When butter is clarified the milk solids that cause allergies for some are removed. Ghee is considered in traditional Chinese medicine and Ayurveda healthy and invigorating. In Auruveda it’s even used as a base for herbal ointments (for burns, rashes, etc.).
Ghee can be used in place of butter and has approximately the same characteristics as cooking oil, as it can be heated to high temperatures and does not burn as easily as ordinary butter.
It can be used as flavoring in cooking, in some baking and I use it mainly to fry in because I love the butter flavor especially for pancakes, crepes and eggs.
Butter is a good source of the fat-soluble vitamins A, D (important in the winters in northern climates) and E. Butter has a number of health benefits and it is especially good for children growing.
Clarified Butter (ghee):
- Melt 500g of butter in a saucepan. Reduce the heat to low-medium temperature when the butter starts to bubble. Do not cover the pot or pan and DO NOT STIRR at any time during the process; the milk solids should sink to the bottom of the pan so the the pure oils in the butter can be separated at the very end.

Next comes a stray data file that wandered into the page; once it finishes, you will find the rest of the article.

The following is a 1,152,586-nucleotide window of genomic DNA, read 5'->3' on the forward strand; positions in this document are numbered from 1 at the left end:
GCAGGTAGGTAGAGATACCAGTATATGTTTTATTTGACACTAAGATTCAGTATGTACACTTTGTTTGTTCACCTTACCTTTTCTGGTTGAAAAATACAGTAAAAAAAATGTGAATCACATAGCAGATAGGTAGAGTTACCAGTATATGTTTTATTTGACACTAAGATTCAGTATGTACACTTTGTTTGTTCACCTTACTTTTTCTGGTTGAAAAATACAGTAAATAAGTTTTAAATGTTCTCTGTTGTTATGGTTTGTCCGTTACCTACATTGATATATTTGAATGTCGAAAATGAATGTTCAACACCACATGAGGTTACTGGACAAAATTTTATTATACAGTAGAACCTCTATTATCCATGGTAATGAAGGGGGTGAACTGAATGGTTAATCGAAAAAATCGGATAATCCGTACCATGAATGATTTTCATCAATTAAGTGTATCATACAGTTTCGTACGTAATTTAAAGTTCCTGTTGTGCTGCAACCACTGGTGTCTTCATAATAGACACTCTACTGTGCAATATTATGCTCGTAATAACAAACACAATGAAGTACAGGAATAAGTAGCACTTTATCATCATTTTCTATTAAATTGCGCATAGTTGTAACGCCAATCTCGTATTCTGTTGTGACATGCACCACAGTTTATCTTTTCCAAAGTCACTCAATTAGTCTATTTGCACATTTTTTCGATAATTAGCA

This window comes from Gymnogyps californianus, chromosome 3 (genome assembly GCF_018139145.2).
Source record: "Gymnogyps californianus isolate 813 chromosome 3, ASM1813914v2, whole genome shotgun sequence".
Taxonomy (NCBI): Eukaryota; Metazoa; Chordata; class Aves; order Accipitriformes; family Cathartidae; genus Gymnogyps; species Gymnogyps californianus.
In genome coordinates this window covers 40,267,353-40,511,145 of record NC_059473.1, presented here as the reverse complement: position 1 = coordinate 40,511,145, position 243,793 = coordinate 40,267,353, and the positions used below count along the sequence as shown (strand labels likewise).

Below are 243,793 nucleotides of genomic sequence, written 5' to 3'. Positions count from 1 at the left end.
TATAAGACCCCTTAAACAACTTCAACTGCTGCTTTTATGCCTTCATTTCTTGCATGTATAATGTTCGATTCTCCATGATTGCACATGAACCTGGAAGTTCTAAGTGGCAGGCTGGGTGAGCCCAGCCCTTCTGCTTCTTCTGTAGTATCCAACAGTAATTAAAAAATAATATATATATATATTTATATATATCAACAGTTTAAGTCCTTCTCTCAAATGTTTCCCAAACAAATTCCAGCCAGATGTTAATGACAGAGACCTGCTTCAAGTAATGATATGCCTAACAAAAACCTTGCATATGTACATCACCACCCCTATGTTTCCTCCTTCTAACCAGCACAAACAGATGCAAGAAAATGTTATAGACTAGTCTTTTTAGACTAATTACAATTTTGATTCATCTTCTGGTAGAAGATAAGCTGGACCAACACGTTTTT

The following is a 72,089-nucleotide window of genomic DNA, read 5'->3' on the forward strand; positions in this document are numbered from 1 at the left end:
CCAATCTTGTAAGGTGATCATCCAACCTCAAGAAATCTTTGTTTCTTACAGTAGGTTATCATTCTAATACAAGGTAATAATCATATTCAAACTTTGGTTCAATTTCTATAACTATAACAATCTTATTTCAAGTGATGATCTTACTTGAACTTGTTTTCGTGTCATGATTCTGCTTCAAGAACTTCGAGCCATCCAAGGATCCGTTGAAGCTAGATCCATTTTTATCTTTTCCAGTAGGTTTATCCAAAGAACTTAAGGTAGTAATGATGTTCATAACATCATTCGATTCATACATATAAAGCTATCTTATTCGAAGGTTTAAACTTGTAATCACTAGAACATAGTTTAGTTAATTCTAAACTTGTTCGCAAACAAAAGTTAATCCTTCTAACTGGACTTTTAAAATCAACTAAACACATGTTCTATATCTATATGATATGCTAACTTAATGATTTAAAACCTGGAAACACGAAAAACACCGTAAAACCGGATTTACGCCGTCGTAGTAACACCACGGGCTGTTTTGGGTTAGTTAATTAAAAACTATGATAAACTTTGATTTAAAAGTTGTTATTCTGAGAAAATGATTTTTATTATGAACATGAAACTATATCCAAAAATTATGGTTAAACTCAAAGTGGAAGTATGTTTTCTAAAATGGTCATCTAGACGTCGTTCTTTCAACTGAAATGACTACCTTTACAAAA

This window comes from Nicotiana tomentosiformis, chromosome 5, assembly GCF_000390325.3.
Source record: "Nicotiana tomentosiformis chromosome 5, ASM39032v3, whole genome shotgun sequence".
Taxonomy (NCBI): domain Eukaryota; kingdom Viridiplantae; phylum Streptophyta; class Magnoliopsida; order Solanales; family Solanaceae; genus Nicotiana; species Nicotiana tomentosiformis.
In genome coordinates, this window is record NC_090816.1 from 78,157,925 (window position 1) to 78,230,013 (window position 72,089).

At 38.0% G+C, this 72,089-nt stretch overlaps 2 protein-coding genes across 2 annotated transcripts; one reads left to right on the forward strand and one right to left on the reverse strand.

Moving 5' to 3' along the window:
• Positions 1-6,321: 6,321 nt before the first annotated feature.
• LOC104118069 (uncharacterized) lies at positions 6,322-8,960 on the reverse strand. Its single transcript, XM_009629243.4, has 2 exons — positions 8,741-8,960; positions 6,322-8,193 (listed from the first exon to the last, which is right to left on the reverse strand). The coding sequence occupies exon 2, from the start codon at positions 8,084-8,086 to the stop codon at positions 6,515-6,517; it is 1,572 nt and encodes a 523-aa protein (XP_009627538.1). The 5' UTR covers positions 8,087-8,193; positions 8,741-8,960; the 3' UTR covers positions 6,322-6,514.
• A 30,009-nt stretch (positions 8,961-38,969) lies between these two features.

- Skim off the white foam that arises to the surface. The butter will start to smell like popcorn after a while and get a lovely golden color. Keep a close watch on the Ghee while as it is cooking, as it can easily burn.
- The butter is cleared when all the water has evaporated and the slightly browned milk solids (which would be separated away at the end) has sunk to the bottom. You notice that it is becoming clear when the butter does not bubble anymore. First the bubble sounds will stop but champagne-like bubbles are still rising to the surface. Wait until there are almost no bubbles at all.
- Pour into a clean glass jar and let it cool. Pour carefully so that the brown remains at the bottom of the pan doesn’t get into the jar. The Ghee can be poured through a fine sieve or muslin if you want to filter all traces. I personally don’t, it’s enough to be careful while you pour and while it skimming the foam.
Ghee keeps almost indefinitely in the refrigerator and can be stored at room temperature for several weeks.